The one good thing I have to say about this movie is that the visuals were absolutely gorgeous. From the cold blue lighting in the snowy outdoor scenes, to the orange-y warmth of the train station, to the powerful metallic essence of the gears and clockwork in the tower, this movie has some of the best 3D effects that I've seen since that awful, shallow Avatar. The problem is, the magical visuals cannot make up for the drab and very UN-magical story.

Overall, the magical, engaging adventure the trailers promised does not exist. The movie's pace is very slow. Some of the acting is questionable. The visuals were good, but they didn't save the movie. Do not go to this movie expecting something with substance. And definitely do not bring your kids to this movie; they will be bored to tears.
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A Cinematic Wonder
Loving_Silence29 December 2011
Martin Scorcese's new film, Hugo is one of the best cinematic experience, I've had in years. The 3D is just simply astounding and the best I have ever seen in a movie. The visual effects, cinematography, art direction, just technically superb. Finally a smart, awe-aspiring family film, which are really rare nowadays. A definite surprise coming from legendary director, Martin Scorcese, who's known for movies with a lot of swears, violence, drugs and other adult-themed subjects.

The acting was really good and completely convincing. Asa Butterfield delivers a very committed performance as Hugo Cabret, and he shows a lot of promise in his future career. Chloë Grace Moretz, also gives a fine and respectable performance. Sacha Baron Cohen is surprisingly very effective as Station Inspector. Ben Kingsley gives the best performance in the whole movie, he is just superb and deserves some recognition. Overall, the whole cast was top notch.

Eyes may be the window to the soul, but movies are the projection of our dreams, according to "Hugo" that is. Martin Scorsese's first attempt at a children's film might be over most of their adolescent heads, but this founding member of the "Movie Brats" might've just concocted a delectable cinematic treat that speaks to most film lovers' surrealist commitment to the big screen. In retrospect, it works, and this enchanting flick is one of the best of the year.
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HUGO was like watching a dream.
Blizzara24 November 2011
"If you've ever wondered where your dreams come from, just look around. This is where they're made."

Hugo Cabret's story was told so well that it felt like you were right there with him on his stunning adventure.

For those unfamiliar, this is the story about a young boy named Hugo. He lives inside the walls of a train station in Paris in the 1930's. His father dies, leaving behind a mysterious automaton that, when fixed, can write. Hugo makes it his mission to fix it, believing that it will reveal a message from his father. With the help of an eccentric girl named Isabelle, he tries to uncover a magical mystery about the old man at the toy booth (Isabelle's godfather) and enchanting early films.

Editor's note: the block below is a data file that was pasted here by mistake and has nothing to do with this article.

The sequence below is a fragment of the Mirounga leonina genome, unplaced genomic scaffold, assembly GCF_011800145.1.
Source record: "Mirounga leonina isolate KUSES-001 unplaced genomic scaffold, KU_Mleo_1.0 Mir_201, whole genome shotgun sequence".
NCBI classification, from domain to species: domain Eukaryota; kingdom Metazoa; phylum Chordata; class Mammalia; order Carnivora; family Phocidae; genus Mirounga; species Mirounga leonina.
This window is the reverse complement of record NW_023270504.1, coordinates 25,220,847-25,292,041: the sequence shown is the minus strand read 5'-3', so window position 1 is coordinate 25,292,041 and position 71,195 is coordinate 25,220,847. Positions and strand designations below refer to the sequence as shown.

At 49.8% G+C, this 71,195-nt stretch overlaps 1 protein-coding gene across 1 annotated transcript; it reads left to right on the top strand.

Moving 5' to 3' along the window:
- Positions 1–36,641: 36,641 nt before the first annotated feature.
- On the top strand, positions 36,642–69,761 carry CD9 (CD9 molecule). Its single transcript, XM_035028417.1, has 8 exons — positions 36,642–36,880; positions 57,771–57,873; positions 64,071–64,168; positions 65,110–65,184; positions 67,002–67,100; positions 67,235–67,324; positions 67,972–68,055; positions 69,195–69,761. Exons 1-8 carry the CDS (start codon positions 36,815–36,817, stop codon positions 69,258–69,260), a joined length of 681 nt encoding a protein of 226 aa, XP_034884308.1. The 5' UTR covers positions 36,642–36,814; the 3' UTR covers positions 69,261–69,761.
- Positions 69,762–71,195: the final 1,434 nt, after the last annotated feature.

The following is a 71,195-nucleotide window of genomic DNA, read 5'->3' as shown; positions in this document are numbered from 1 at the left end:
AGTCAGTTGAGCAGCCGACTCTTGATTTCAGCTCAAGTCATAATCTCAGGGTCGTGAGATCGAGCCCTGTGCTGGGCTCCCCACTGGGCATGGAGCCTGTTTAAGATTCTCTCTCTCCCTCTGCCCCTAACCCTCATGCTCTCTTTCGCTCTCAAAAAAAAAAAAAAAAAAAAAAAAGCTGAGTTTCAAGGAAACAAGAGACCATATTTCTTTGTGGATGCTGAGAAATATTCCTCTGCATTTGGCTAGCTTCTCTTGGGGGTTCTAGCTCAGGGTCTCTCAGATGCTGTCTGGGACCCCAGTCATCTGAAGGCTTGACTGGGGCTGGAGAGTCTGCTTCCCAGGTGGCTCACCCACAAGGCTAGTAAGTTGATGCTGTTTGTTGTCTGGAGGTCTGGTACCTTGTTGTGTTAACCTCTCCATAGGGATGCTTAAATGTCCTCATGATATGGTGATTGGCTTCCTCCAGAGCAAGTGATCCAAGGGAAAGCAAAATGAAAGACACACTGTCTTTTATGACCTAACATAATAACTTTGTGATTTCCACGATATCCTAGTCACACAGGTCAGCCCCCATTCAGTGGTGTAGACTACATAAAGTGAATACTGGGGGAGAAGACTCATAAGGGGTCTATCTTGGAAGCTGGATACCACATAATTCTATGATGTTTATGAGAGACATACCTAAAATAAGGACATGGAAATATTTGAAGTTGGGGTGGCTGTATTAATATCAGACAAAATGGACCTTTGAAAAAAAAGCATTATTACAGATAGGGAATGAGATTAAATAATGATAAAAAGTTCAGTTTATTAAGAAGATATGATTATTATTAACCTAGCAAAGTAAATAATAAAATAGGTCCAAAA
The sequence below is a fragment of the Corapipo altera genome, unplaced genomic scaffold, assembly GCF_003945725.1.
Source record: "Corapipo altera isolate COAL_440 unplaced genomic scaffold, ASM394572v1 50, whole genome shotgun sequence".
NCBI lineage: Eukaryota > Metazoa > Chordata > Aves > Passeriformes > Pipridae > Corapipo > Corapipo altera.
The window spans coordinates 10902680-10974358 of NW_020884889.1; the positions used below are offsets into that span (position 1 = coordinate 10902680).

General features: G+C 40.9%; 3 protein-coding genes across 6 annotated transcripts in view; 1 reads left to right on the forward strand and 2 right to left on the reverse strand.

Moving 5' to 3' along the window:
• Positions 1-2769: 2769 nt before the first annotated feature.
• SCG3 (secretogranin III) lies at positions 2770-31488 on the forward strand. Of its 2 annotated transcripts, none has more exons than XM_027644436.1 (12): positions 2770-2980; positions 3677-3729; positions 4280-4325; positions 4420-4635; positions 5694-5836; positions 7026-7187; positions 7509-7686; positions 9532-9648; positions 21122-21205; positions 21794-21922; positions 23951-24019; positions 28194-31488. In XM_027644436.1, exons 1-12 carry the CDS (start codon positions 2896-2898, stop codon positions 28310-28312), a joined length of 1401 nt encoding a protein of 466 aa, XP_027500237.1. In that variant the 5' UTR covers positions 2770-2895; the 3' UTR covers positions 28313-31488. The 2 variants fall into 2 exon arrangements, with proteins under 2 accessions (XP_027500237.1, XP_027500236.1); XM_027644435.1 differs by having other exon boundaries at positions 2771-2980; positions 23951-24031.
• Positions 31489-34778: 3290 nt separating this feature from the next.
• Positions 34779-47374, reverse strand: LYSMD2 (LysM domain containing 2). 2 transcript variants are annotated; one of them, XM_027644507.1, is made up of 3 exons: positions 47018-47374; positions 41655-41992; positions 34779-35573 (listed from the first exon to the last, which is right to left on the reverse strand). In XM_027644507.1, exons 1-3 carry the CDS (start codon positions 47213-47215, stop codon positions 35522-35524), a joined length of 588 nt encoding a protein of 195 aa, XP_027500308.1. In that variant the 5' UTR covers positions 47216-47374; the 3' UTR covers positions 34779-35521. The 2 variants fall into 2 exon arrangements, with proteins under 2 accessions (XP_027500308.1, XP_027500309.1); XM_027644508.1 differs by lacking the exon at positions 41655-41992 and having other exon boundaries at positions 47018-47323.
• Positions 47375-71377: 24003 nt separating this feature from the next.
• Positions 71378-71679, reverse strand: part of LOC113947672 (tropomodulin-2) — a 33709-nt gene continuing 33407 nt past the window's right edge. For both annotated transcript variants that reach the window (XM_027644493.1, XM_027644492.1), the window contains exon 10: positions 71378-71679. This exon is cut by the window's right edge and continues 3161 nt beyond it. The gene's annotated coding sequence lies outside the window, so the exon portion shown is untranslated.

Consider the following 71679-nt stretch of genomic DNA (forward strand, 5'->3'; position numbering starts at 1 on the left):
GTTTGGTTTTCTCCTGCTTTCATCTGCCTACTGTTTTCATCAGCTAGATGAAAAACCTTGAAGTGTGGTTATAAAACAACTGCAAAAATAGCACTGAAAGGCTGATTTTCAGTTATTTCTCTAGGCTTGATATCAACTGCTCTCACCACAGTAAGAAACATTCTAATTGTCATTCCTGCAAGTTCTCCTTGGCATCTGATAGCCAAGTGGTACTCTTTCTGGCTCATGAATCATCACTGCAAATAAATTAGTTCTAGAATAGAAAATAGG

I had been looking forward to this film for a very long time, and I was not disappointed at all. I was a bit unsure about the 3D at first, but it turned out to be superb. Every single object became part of the story, and the audience became immersed in this beautiful world created by Martin Scorsese and Brian Selznick. While every member of the cast was brilliant, there are two in particular I'd like to point out.

First, Asa Butterfield as Hugo. He carried the film with perfection and gave a truly incredible performance. His acting was very natural--you could hardly tell he was acting! He did an amazing job of bringing life to a complex, lost, sad character. Asa is one of the most talented young actors I've ever seen; a very likely Oscar nomination in his future.

Last (but certainly not least) is Chloe Grace Moretz. She is another young performer that never fails to amaze me. Chloe nailed the British accent and brilliantly portrayed a bright, energetic Isabelle.

This movie has it all: beautiful visuals, super-talented cast, magic, love, heart, feeling, emotion. Best Picture Nomination for sure, and quite possibly others. Overall, this movie is a must-see. It was the most enjoyable theater experience that I've ever had. The entire theater broke into applause once it ended. This film has something for all ages, and it's really something special.

Especially if you love adventure, mystery, wonder, and have a bright imagination, you will fall in love with this film just like I did.

"Come and dream with me."
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Enjoyable and visually beautiful
eline-hoskens2 August 2013
I watched this movie without any expectations and with an open mind. I thought it started off kind of slow but once you realise what the story is about, you really enjoy it. Having been a film student, I particularly liked where the story was going. I watched a great number of Georges Méliès movies during my studies.